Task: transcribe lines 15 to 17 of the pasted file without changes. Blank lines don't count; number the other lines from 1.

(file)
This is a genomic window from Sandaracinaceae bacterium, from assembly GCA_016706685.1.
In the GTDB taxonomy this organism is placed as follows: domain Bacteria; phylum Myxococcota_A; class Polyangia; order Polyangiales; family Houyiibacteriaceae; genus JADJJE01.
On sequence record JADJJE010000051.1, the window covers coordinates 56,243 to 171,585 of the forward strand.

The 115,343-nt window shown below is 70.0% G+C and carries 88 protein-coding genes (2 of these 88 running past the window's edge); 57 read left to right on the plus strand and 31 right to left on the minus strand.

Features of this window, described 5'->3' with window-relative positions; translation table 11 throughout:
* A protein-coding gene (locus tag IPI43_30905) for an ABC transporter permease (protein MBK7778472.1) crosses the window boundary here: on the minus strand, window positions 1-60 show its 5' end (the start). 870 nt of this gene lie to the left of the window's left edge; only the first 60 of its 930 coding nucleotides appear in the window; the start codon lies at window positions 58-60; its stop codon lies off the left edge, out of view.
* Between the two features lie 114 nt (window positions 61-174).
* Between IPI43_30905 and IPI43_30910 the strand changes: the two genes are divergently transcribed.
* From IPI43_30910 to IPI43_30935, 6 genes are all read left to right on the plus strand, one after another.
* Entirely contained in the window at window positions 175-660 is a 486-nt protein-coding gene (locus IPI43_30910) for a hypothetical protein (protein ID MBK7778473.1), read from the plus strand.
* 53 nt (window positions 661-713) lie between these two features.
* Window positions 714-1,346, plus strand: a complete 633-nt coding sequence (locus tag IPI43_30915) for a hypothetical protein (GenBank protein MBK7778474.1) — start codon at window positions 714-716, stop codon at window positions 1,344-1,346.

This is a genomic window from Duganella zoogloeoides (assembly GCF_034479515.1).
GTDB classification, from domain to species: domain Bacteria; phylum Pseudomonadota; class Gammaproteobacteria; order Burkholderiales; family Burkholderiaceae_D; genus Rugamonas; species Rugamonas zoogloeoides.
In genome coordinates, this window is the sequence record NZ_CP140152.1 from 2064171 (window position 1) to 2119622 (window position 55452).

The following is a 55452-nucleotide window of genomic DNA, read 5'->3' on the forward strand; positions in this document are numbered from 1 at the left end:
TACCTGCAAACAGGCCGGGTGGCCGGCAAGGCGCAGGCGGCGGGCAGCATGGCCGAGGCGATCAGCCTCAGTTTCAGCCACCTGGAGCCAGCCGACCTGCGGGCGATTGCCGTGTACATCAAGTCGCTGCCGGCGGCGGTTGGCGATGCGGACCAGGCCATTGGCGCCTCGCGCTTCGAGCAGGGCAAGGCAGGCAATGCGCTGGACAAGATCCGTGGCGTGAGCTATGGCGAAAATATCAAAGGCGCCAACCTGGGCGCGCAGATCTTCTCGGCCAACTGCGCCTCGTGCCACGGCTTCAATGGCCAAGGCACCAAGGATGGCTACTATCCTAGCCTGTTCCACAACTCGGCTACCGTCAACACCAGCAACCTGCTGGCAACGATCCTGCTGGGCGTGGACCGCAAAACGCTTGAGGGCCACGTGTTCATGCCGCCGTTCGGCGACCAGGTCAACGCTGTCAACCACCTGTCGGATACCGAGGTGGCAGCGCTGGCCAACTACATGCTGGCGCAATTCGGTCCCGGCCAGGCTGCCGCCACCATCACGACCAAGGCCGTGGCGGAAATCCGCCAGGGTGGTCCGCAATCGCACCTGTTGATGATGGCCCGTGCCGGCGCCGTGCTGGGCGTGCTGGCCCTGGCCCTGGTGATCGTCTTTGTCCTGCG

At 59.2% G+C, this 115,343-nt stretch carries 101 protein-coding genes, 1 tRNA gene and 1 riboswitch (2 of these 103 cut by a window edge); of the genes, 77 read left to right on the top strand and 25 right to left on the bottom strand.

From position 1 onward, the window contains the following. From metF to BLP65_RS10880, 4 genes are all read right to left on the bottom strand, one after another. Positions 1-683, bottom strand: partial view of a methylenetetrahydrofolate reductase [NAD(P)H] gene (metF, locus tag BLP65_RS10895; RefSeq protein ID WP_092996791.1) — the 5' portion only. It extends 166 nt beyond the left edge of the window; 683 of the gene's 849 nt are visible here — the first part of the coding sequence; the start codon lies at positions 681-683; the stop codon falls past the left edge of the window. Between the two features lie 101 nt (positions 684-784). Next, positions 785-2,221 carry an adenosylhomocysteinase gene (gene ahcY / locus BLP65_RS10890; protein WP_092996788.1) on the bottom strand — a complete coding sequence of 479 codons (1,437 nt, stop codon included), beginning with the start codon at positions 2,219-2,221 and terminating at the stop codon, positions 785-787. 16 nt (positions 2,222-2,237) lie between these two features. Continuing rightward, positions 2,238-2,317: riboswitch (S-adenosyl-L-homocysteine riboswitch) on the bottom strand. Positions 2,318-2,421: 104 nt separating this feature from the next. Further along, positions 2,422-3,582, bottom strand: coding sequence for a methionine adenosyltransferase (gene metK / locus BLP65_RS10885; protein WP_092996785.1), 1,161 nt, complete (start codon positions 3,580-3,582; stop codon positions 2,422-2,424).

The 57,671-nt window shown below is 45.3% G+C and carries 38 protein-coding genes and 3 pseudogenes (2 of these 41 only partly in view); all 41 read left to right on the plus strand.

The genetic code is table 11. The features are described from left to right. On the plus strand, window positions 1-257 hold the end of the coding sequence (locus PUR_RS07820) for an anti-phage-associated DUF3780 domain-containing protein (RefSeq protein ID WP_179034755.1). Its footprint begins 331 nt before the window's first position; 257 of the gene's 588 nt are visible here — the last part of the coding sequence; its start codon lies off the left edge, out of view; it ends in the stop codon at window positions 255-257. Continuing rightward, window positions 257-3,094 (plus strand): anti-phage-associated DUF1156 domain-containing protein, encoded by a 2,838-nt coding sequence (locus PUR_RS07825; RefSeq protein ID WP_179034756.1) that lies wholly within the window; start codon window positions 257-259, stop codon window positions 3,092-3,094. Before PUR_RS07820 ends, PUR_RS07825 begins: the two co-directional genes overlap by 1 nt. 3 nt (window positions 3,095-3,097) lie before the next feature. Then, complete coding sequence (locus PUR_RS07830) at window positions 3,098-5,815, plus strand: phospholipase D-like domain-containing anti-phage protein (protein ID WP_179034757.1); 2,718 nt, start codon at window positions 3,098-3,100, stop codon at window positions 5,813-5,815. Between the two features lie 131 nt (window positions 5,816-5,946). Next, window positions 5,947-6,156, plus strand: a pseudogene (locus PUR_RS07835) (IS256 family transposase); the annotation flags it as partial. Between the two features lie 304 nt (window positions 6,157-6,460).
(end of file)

In genome coordinates, this window is the sequence record NZ_CP140152.1 from 2064171 (window position 1) to 2119622 (window position 55452).

The following is a 55452-nucleotide window of genomic DNA, read 5'->3' on the forward strand; positions in this document are numbered from 1 at the left end:
TACCTGCAAACAGGCCGGGTGGCCGGCAAGGCGCAGGCGGCGGGCAGCATGGCCGAGGCGATCAGCCTCAGTTTCAGCCACCTGGAGCCAGCCGACCTGCGGGCGATTGCCGTGTACATCAAGTCGCTGCCGGCGGCGGTTGGCGATGCGGACCAGGCCATTGGCGCCTCGCGCTTCGAGCAGGGCAAGGCAGGCAATGCGCTGGACAAGATCCGTGGCGTGAGCTATGGCGAAAATATCAAAGGCGCCAACCTGGGCGCGCAGATCTTCTCGGCCAACTGCGCCTCGTGCCACGGCTTCAATGGCCAAGGCACCAAGGATGGCTACTATCCTAGCCTGTTCCACAACTCGGCTACCGTCAACACCAGCAACCTGCTGGCAACGATCCTGCTGGGCGTGGACCGCAAAACGCTTGAGGGCCACGTGTTCATGCCGCCGTTCGGCGACCAGGTCAACGCTGTCAACCACCTGTCGGATACCGAGGTGGCAGCGCTGGCCAACTACATGCTGGCGCAATTCGGTCCCGGCCAGGCTGCCGCCACCATCACGACCAAGGCCGTGGCGGAAATCCGCCAGGGTGGTCCGCAATCGCACCTGTTGATGATGGCCCGTGCCGGCGCCGTGCTGGGCGTGCTGGCCCTGGCCCTGGTGATCGTCTTTGTCCTGCG